NOTES: Former Goldfields CEO recalls a visit to Nkandla and that sinister smile on Zuma's face


Readers who have received an email purportedly written by former Gold Fields CEO Chris Thompson about a meeting with Jacob Zuma about Nkandla have wondered: can it be real?

Noseweek reporter Mark Thomas tracked Thompson down to his home near Denver, Colorado, US. Yes, said Thompson, he wrote it. But he had intended it as a private communication to a friend, not for general publication. However, now that it had gone viral, “I may as well confirm that I wrote it – and that it’s a true account”.

“Now that it’s to be published, I hope it contributes to widespread efforts to expose and clean out the rot at the top in South Africa’s politics.”

So here’s what the former Gold Fields CEO said in his email to a friend on Saturday, 24 November, 2012:

“When I was CEO of Gold Fields [1999-2002] I got a call from [former President Nelson] Mandela saying we should build a school at Nkandla for Zuma – he was the vice-president at the time. GFL had a foundation, which I headed, and we built schools all over the country but only where there was real need. Nkandla already had a school so I told Madiba we would look into it. The conclusion was that it was marginal but it could be said to have need for a new and bigger school.

“When he called me again to repeat the request a couple of months later, I said I’d go down to Nkandla myself and meet Zuma. I flew down by chopper and Zuma flew in with an entourage, with three military choppers, and put on a big lunch etc for us. He then took us to see the existing school and meet the architects who had designed the proposed new school. It was pretty grand. In the course of discussion I asked what the cost would be and the architect, standing next to me (who absolutely stank of booze) grinned and said ‘R12 to R14 million’. I turned to our foundation chief and said that that was about three times what we usually spend and asked what should the cost be for the design we were looking at. The answer: ‘about R5 or R6 million’. So I looked at the architect and asked ‘Where does the rest of the money go?’ He looked across the table at Zuma and Zuma just looked at me with this big smile.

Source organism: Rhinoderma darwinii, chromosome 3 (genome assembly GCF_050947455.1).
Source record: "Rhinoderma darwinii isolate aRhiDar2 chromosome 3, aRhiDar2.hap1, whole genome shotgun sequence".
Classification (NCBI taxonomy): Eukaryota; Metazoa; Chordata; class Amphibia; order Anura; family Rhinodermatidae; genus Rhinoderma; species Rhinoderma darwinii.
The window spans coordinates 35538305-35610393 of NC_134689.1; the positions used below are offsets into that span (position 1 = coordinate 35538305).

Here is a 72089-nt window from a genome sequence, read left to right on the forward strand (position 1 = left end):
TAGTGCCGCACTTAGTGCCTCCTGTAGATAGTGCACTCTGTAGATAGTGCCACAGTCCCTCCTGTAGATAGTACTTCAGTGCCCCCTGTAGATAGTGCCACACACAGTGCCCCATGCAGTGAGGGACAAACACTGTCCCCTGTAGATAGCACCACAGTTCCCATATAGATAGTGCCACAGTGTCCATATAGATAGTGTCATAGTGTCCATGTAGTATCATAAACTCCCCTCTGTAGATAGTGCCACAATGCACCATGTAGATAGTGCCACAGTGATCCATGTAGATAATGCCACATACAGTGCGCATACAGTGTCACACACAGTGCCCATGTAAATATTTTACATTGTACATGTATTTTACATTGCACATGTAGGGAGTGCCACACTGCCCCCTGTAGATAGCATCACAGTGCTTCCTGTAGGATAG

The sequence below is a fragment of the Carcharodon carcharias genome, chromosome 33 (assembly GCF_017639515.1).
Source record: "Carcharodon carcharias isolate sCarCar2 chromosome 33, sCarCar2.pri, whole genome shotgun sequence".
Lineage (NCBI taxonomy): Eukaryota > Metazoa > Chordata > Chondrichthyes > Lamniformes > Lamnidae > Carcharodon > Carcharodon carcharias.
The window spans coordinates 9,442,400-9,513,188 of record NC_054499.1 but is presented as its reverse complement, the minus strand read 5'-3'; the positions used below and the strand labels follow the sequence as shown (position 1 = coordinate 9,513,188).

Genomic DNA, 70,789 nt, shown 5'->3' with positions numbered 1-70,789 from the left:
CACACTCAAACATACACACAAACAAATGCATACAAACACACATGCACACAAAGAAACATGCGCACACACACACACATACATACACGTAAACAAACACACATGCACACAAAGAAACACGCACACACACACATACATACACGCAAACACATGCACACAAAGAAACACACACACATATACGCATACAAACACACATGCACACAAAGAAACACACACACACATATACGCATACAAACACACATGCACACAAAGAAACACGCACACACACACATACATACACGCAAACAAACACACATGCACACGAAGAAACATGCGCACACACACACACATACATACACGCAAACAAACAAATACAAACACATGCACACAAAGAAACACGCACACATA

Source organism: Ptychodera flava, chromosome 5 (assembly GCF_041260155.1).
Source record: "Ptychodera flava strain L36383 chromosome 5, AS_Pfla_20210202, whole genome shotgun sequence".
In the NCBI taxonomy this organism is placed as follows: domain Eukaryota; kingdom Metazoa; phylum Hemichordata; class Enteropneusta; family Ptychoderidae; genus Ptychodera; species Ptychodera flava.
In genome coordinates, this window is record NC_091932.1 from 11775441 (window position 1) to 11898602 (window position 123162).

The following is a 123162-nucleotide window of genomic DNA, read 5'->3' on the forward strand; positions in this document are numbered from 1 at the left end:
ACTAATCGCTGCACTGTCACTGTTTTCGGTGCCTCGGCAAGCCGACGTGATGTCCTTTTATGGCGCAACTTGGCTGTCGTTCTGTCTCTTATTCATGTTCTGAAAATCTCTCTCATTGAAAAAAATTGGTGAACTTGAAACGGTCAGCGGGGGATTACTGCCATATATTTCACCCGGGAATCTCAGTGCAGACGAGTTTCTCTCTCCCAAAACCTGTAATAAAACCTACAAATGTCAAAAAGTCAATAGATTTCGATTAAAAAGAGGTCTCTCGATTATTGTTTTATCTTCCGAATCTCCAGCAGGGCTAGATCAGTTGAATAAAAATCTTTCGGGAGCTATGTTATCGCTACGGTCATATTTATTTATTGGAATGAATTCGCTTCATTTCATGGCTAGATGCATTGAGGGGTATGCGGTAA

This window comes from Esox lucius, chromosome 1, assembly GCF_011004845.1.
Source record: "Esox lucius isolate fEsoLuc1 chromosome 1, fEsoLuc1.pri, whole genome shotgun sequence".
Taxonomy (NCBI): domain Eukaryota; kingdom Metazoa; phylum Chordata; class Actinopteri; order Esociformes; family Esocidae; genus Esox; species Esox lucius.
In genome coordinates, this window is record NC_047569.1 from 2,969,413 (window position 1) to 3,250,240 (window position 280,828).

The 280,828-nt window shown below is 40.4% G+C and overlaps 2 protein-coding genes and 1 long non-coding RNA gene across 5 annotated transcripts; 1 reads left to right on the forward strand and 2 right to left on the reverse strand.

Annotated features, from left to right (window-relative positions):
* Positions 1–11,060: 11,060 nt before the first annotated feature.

“So I flew back to Joburg and called Mandela. ‘Yes we will build a school in Nkandla but there are two conditions:  1) it will be a school that GFL designs and not Zuma’s design, and it will be built by our contractors reporting to us (It ended up costing about R4m). And, 2) we are listing GFL on the New York Stock Exchange in two months and we want you to come and ring the bell for Gold Fields at the launch’ [In New York on 9 May 2002Ed]. He agreed.

“The reason I asked for him was because Anglo Gold had brought a real live lion (drugged of course) on to the NYSE stage as a very successful publicity stunt, and as long-time rivals we wanted to upstage them.

“The effect of Mandela on the floor was electric. We got huge press around it and the stock went up nicely.”

The new Mnyakanya Secondary School, built by Gold Fields, was opened in March 2004.

Thompson concludes: “But I will never forget that smirk on Zuma’s face. The revelation about the highway and his house scam are all consistent with what we saw that day.”

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Submitted by : Lynne Correia of Stellenbosch on 2013-02-12 12:47:28
..and Mandela's willingness to be taken to New York to ring a bell. Another quid pro quo?
 
Submitted by : Pete Swanepoel of MONTCLAIR on 2013-01-25 16:50:26
Fascinating. How the CEO doesn't see HIS abuse of our resources (taking Mandela to New York for his share price to "rise nicely") while clearly seeing Zuma's. Most CEO's will express surprise at my criticism: "Business as usual" they'd protest.
Neither revelation is surprising, but it is nice to see written confirmation of Zuma's bare-faced cheek (his minders usually cover up very well for him).

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